Starting a background screening program can be overwhelming. Deciding what checks to do on each position is no small part of that, but it’s one of the two most important decisions you’ll make when setting up the program.
Alberto may prevent us from obtaining information in the Gulf Coast Region, as well as in the Midwest and Ohio Valley regions as the system moves northward.
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We're here to dispel some rumors.
Once you’re allowed to ask applicants/new employees about criminal history, what exactly do you say? If you ask whether the individual has ever been convicted of a “felony or misdemeanor,” you may be missing out on crimes committed in New Jersey.
Unless your company is already abiding by ban-the-box laws and best practices, there’s a high likelihood that your application asks whether the applicant has ever been convicted of a crime, and for a description or explanation of the crime.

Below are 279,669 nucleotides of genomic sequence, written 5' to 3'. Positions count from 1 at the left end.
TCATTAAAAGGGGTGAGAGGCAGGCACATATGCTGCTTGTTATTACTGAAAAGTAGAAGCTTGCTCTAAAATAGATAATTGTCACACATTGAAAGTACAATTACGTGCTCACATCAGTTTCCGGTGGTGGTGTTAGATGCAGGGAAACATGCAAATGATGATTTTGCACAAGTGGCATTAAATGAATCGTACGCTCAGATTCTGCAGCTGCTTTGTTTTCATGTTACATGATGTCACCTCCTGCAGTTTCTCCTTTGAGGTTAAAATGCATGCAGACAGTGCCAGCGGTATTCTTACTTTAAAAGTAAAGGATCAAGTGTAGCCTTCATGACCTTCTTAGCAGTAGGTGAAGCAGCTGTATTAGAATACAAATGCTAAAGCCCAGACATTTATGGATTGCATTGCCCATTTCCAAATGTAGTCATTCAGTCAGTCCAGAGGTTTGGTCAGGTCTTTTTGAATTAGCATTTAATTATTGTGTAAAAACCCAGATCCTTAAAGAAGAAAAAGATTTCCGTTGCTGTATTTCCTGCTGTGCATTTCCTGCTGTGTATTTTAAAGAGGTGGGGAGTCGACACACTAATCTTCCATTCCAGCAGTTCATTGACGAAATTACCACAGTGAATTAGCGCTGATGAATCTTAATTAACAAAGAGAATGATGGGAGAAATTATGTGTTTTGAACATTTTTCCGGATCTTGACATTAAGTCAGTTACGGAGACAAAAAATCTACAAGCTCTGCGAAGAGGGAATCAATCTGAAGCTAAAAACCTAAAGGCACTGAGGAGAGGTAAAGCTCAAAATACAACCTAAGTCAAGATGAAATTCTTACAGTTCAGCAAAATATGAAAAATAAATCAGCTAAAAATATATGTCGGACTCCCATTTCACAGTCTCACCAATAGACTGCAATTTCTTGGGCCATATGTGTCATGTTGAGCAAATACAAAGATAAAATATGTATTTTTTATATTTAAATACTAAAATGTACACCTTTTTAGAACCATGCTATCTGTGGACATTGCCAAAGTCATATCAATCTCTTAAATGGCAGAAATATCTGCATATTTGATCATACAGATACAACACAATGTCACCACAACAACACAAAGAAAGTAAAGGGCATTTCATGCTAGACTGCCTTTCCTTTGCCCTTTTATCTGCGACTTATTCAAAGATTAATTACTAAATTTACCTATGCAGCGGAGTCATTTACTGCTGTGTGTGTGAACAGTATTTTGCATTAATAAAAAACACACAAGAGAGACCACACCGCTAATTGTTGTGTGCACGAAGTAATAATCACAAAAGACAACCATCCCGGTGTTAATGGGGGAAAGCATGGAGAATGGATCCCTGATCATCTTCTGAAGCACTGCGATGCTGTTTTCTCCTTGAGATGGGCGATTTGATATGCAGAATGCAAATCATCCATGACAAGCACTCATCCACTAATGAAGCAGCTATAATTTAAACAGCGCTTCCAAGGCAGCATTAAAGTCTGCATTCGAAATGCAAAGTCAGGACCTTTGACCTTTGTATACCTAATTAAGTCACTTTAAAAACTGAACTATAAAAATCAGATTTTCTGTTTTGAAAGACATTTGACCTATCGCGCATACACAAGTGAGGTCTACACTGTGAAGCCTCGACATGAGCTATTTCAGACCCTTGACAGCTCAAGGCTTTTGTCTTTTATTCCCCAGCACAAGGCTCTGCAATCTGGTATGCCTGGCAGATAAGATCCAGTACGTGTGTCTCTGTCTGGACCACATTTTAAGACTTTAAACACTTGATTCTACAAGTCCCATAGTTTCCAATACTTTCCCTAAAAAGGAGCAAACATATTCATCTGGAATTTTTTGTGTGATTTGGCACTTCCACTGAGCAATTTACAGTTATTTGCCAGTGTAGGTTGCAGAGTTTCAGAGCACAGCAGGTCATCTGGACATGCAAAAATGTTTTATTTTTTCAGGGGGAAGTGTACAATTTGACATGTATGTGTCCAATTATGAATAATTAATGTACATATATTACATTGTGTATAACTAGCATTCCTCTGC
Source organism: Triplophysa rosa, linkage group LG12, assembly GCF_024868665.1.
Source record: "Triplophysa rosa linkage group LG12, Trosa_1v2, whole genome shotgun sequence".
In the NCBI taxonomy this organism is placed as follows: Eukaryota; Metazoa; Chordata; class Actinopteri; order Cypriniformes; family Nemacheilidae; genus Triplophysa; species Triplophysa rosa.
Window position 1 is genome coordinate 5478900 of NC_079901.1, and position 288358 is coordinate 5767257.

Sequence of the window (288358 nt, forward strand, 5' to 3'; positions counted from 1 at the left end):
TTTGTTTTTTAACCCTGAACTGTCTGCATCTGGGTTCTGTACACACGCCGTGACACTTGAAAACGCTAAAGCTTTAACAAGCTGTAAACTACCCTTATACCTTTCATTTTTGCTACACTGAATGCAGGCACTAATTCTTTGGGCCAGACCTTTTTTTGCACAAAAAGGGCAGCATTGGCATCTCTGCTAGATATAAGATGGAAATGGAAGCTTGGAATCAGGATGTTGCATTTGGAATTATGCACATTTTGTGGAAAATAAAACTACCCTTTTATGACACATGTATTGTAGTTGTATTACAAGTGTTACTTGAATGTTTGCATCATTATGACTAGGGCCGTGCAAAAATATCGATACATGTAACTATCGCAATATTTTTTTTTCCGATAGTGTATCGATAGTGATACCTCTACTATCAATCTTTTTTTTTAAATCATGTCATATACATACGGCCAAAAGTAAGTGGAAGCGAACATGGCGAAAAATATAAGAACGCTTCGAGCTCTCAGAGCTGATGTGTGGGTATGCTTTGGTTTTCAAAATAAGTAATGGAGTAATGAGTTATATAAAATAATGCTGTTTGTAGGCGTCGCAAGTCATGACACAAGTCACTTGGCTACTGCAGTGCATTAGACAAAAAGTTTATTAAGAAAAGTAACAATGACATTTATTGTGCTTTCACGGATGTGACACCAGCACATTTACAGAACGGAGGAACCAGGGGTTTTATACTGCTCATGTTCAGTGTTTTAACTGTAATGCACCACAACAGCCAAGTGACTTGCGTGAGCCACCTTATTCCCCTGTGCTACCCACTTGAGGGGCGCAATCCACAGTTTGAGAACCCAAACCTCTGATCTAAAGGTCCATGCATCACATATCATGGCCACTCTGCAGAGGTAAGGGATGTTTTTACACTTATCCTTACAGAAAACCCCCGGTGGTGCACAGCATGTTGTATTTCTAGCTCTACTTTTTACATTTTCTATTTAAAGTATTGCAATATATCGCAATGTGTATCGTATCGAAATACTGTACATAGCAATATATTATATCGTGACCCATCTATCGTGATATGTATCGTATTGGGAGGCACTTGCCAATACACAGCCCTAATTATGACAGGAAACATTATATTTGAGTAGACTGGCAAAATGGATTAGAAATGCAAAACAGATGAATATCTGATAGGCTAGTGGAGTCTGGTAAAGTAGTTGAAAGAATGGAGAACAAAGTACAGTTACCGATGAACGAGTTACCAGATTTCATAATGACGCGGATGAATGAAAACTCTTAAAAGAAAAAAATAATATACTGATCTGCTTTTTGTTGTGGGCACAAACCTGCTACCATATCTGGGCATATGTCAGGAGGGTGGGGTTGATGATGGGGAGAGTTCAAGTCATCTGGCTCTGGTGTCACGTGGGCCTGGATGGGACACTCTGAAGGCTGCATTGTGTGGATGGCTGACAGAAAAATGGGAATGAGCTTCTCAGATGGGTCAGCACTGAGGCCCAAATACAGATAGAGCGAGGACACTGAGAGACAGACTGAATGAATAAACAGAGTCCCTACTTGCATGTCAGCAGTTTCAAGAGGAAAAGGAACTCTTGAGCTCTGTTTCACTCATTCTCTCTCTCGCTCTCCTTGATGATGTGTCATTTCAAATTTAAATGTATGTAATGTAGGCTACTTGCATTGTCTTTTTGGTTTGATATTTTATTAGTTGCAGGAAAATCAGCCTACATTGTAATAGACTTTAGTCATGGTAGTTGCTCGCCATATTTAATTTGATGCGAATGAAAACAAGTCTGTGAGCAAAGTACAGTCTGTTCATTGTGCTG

If the FCRA is the granddaddy of all the laws and regulations regarding background checks, the EEOC’s 2012 background screening guidance is probably the great-uncle that you really need to get to know better.
When it comes to background checks, there’s a whole litany of laws, guidances and regulations you need to be aware of. But the granddaddy of them all is the Fair Credit Reporting Act, aka the FCRA.
A federal district court judge ruled on Monday that Philadelphia’s ban on salary history inquiries violates Freedom of Speech.
Effective October 13, 2018, employers in Massachusetts face new restrictions on how to inquire about prior criminal records.